NOTE: These are not finalised images
Here I am waiting out a storm in a random village restaurant and so I though I'd get the computer out and get a few quick edits out to the world. It's my 3rd day on the road and it is very difficult to put to words what and most importantly the amount that I am seeing.
As a person who has travelled across the globe to take photos I am impressed beyond anything else I've ever experienced before. Leaving Reykjavik the capital I set out on what would the standard tour for visiters to Iceland, a quick one day journey around what is called the "Golden Circle". I found it difficult to keep going, each location or even just the roads going to these destinations was impressive.
As this first day was drawing to a close what had been a cloudy day quickly cleared to crystal clear skies perfect for auroras. Needless to say I made way to a camping spot that I had seen earlier and setup for the night. Of all I could have expected from seeing an aurora for the first time it had me standing in a frozen field doing everything I could to stay warm including yelling, stamping my feet, clapping and saying F@#K for four hours. all pretty standard reactions I would assume.
Waking early the next morning I realised that it was still clear and revisited Geyser, yes its the original one all other are named after, and spent a stunning morning enjoying the anticipation of another eruption. Travelling eastward from then I've had the pleasure of stumbling across volcano blast holes, gigantic waterfalls and mountainous landscapes all without even trying. I get the impression that one does not need to try very hard to find spectacular scenery in the most impressive of lands.
Yesterday afternoon I visited a black volcanic beach littered with icebergs and enjoyed photographing the landscape as much as photographing my fellow photographers. Perfectly bleak weather moved across the scene as dodging waves and quickly reclaiming a composition became the sport of the afternoon.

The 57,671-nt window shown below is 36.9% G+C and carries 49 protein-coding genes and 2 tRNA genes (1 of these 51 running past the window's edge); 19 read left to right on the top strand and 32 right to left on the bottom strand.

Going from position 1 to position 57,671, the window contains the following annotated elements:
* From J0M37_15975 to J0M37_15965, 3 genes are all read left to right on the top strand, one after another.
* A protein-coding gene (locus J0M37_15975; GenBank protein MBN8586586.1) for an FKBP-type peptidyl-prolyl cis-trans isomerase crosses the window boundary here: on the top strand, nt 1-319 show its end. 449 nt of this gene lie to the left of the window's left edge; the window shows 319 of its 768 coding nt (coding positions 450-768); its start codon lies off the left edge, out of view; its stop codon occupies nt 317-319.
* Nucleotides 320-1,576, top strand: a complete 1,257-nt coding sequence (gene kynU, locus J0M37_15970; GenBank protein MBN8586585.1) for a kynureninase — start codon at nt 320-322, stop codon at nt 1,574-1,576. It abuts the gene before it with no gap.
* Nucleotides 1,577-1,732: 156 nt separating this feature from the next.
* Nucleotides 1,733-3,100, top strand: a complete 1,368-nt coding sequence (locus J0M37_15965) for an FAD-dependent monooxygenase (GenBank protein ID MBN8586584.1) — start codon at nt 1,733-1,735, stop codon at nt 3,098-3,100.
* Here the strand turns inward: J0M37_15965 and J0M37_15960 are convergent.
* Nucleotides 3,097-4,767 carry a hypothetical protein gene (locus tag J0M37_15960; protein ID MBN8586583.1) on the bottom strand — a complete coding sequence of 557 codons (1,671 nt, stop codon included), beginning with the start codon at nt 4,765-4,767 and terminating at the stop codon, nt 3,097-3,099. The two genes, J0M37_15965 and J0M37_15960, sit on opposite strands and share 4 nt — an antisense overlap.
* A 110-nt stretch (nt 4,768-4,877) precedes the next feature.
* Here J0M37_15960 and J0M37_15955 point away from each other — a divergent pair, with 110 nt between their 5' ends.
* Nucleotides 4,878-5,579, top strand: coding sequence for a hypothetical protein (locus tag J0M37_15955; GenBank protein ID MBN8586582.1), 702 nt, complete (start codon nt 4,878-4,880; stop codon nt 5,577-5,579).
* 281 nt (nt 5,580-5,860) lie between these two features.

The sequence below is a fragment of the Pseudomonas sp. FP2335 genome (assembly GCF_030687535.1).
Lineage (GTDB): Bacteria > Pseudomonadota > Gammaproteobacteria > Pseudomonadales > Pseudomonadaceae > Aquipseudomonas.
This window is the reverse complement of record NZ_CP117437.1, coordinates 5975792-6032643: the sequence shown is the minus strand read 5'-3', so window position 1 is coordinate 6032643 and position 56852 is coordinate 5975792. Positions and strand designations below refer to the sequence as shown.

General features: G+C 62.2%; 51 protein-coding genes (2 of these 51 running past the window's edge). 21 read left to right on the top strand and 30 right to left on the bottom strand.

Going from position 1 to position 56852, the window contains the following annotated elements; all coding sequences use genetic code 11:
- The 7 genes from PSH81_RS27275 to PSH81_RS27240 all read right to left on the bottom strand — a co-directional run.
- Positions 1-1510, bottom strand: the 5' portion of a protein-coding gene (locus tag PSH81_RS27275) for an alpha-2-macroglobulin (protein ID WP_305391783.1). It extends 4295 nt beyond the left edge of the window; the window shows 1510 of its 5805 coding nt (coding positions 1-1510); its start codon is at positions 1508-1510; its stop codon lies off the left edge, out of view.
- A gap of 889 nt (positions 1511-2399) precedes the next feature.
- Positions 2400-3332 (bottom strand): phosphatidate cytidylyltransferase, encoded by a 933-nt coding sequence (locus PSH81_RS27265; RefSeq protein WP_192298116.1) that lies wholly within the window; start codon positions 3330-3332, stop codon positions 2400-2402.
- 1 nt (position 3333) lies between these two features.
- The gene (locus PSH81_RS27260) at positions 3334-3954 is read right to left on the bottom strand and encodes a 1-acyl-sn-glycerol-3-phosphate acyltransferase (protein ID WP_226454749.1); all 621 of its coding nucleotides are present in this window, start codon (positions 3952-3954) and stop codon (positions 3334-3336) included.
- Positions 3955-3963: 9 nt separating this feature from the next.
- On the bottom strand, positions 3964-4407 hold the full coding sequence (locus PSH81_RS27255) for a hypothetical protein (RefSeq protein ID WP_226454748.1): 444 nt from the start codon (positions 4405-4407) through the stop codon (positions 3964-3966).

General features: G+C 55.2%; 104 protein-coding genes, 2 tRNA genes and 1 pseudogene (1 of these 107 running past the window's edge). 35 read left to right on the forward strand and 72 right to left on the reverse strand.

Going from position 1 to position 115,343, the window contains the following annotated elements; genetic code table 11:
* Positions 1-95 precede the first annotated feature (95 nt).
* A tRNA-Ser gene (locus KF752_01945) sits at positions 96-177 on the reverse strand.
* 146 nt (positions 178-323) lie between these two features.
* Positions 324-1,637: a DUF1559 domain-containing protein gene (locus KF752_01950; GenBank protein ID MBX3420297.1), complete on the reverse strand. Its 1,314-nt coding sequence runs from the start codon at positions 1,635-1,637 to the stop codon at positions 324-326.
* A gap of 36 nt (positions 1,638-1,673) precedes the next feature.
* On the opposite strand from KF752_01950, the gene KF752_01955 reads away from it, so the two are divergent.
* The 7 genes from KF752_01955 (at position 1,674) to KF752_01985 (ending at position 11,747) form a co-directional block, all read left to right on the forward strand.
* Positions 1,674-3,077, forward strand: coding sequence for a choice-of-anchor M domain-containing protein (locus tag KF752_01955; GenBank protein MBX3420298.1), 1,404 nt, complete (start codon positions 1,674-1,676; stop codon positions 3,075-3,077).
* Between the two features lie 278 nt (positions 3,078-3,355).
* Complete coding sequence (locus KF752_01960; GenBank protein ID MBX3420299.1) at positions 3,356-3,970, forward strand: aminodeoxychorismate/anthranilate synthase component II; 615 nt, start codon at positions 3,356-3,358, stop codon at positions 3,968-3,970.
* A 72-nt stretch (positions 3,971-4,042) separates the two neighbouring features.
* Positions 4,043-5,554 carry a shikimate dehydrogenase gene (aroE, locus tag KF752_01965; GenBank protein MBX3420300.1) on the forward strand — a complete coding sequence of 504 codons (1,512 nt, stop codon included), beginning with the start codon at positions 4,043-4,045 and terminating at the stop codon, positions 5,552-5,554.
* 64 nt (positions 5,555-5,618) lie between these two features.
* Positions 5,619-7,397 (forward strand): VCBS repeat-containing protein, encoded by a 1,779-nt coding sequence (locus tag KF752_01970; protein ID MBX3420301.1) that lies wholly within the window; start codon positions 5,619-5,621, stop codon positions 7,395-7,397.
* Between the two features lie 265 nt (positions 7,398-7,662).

Last nights camp was promising a night of restful sleep with almost no wind to make the fine art of tent erection into a comedic affair and none of the constant loud flapping that kept me up the previous night. But as 2am rolled past so did the strong winds and the sense that my flimsy structure was destined to become shreds of expensive hi-tech material. However as the night became morning both my tent and I were still intact and blessed buy an accidental realisation of a long standing life goal to camp in snow.
As today has progressed the storm has become a bit of an event causing my fellow more well planned travellers to panic. Roads are closed towards Reykjavik because of the wind and snow causing an almost total white out with visibility reduced to meters at times. An interesting fact about driving in iceland is its often the wind that is the biggest hazard to drivers, who would have thought.
As I am a poor organiser and reliant to a lange extent on good luck I'm quite happy to sit here in the warmth and write my experiences thus far down, I hope you like them.